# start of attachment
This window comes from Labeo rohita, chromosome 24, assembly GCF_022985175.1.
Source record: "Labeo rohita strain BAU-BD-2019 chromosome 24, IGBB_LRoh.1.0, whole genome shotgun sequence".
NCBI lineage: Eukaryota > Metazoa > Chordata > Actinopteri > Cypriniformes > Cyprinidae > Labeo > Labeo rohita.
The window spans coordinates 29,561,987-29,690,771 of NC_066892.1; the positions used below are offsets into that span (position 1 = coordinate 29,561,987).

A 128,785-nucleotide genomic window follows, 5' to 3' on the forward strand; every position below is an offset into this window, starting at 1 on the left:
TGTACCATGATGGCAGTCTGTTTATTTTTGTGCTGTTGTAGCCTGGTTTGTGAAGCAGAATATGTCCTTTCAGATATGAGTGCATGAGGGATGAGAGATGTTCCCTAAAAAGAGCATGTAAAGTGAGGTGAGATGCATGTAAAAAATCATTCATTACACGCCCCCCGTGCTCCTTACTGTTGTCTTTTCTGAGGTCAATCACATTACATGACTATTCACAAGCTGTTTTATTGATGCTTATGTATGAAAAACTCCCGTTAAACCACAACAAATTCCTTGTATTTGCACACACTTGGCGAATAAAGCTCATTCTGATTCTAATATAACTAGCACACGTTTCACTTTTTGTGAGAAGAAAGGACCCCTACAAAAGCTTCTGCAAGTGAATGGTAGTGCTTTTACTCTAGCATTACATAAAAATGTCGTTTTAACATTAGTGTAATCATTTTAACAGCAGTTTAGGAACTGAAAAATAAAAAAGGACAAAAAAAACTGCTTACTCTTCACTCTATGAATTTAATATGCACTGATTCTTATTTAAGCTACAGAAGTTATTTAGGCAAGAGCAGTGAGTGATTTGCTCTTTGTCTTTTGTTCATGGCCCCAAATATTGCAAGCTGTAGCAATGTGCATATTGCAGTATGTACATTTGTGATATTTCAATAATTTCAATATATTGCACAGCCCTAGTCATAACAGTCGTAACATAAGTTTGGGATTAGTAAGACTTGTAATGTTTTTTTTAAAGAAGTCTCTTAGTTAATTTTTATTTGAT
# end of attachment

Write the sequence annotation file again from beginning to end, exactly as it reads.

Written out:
This window comes from Labeo rohita, chromosome 24, assembly GCF_022985175.1.
Source record: "Labeo rohita strain BAU-BD-2019 chromosome 24, IGBB_LRoh.1.0, whole genome shotgun sequence".
NCBI lineage: Eukaryota > Metazoa > Chordata > Actinopteri > Cypriniformes > Cyprinidae > Labeo > Labeo rohita.
The window spans coordinates 29,561,987-29,690,771 of NC_066892.1; the positions used below are offsets into that span (position 1 = coordinate 29,561,987).

A 128,785-nucleotide genomic window follows, 5' to 3' on the forward strand; every position below is an offset into this window, starting at 1 on the left:
TGTACCATGATGGCAGTCTGTTTATTTTTGTGCTGTTGTAGCCTGGTTTGTGAAGCAGAATATGTCCTTTCAGATATGAGTGCATGAGGGATGAGAGATGTTCCCTAAAAAGAGCATGTAAAGTGAGGTGAGATGCATGTAAAAAATCATTCATTACACGCCCCCCGTGCTCCTTACTGTTGTCTTTTCTGAGGTCAATCACATTACATGACTATTCACAAGCTGTTTTATTGATGCTTATGTATGAAAAACTCCCGTTAAACCACAACAAATTCCTTGTATTTGCACACACTTGGCGAATAAAGCTCATTCTGATTCTAATATAACTAGCACACGTTTCACTTTTTGTGAGAAGAAAGGACCCCTACAAAAGCTTCTGCAAGTGAATGGTAGTGCTTTTACTCTAGCATTACATAAAAATGTCGTTTTAACATTAGTGTAATCATTTTAACAGCAGTTTAGGAACTGAAAAATAAAAAAGGACAAAAAAAACTGCTTACTCTTCACTCTATGAATTTAATATGCACTGATTCTTATTTAAGCTACAGAAGTTATTTAGGCAAGAGCAGTGAGTGATTTGCTCTTTGTCTTTTGTTCATGGCCCCAAATATTGCAAGCTGTAGCAATGTGCATATTGCAGTATGTACATTTGTGATATTTCAATAATTTCAATATATTGCACAGCCCTAGTCATAACAGTCGTAACATAAGTTTGGGATTAGTAAGACTTGTAATGTTTTTTTTAAAGAAGTCTCTTAGTTAATTTTTATTTGAT